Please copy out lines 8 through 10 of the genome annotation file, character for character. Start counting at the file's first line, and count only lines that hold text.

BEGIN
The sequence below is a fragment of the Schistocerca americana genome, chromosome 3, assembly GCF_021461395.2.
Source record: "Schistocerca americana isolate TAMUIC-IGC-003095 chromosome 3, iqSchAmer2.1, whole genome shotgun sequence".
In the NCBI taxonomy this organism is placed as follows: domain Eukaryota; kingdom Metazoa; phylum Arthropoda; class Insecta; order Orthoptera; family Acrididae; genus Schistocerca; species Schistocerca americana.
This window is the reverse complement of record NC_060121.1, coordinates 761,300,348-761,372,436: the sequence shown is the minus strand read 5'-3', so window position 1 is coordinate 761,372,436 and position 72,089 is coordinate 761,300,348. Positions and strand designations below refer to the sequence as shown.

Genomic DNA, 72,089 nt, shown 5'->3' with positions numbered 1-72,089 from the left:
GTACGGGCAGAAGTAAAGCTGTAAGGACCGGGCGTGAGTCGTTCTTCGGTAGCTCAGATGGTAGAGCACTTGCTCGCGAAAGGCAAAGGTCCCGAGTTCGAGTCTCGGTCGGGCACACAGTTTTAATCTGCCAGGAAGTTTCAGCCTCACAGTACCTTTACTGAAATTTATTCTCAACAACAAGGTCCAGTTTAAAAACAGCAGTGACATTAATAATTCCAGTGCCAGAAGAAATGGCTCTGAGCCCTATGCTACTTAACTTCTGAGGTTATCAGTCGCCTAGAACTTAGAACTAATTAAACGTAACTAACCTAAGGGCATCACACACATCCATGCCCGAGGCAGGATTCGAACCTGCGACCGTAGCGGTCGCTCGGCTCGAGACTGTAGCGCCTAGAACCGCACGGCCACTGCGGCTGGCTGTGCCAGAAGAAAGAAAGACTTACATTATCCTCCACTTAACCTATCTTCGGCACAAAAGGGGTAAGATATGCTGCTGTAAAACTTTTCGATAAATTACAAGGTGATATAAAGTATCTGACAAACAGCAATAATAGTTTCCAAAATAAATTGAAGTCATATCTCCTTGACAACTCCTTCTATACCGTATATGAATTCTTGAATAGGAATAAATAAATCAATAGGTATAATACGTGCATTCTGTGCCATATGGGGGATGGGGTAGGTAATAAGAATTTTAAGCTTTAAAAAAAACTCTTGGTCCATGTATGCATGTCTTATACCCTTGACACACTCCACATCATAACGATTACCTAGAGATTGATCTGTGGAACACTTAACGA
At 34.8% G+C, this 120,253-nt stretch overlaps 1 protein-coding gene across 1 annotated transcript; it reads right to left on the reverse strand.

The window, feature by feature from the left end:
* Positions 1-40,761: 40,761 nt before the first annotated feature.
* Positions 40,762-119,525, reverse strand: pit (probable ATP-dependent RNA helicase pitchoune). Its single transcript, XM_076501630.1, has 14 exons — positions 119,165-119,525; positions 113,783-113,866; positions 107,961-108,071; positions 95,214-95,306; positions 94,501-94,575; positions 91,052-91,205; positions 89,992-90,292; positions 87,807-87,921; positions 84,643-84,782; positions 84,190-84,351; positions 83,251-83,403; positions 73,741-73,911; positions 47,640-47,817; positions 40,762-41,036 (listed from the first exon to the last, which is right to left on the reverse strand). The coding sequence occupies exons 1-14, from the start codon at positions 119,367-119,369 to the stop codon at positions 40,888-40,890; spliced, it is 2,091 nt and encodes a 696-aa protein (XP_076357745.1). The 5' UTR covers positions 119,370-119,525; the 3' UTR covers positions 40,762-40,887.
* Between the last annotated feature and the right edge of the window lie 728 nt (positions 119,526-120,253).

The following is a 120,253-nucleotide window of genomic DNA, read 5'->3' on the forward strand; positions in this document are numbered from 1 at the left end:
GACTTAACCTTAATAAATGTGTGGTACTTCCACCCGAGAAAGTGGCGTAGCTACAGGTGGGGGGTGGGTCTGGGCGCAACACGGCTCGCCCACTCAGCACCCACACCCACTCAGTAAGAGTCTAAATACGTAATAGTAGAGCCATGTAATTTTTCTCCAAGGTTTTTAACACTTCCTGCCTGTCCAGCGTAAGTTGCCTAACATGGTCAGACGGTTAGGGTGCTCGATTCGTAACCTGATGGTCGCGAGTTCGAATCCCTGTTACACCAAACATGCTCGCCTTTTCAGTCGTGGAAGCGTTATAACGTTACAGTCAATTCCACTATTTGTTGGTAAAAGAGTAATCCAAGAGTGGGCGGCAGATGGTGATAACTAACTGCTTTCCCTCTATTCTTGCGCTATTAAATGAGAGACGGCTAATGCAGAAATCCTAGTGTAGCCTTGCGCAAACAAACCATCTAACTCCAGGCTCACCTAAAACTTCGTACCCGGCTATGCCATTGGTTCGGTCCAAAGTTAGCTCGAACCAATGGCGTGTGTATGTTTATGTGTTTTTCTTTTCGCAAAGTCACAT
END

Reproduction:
The window, feature by feature from the left end:
* Positions 1-40,761: 40,761 nt before the first annotated feature.
* Positions 40,762-119,525, reverse strand: pit (probable ATP-dependent RNA helicase pitchoune). Its single transcript, XM_076501630.1, has 14 exons — positions 119,165-119,525; positions 113,783-113,866; positions 107,961-108,071; positions 95,214-95,306; positions 94,501-94,575; positions 91,052-91,205; positions 89,992-90,292; positions 87,807-87,921; positions 84,643-84,782; positions 84,190-84,351; positions 83,251-83,403; positions 73,741-73,911; positions 47,640-47,817; positions 40,762-41,036 (listed from the first exon to the last, which is right to left on the reverse strand). The coding sequence occupies exons 1-14, from the start codon at positions 119,367-119,369 to the stop codon at positions 40,888-40,890; spliced, it is 2,091 nt and encodes a 696-aa protein (XP_076357745.1). The 5' UTR covers positions 119,370-119,525; the 3' UTR covers positions 40,762-40,887.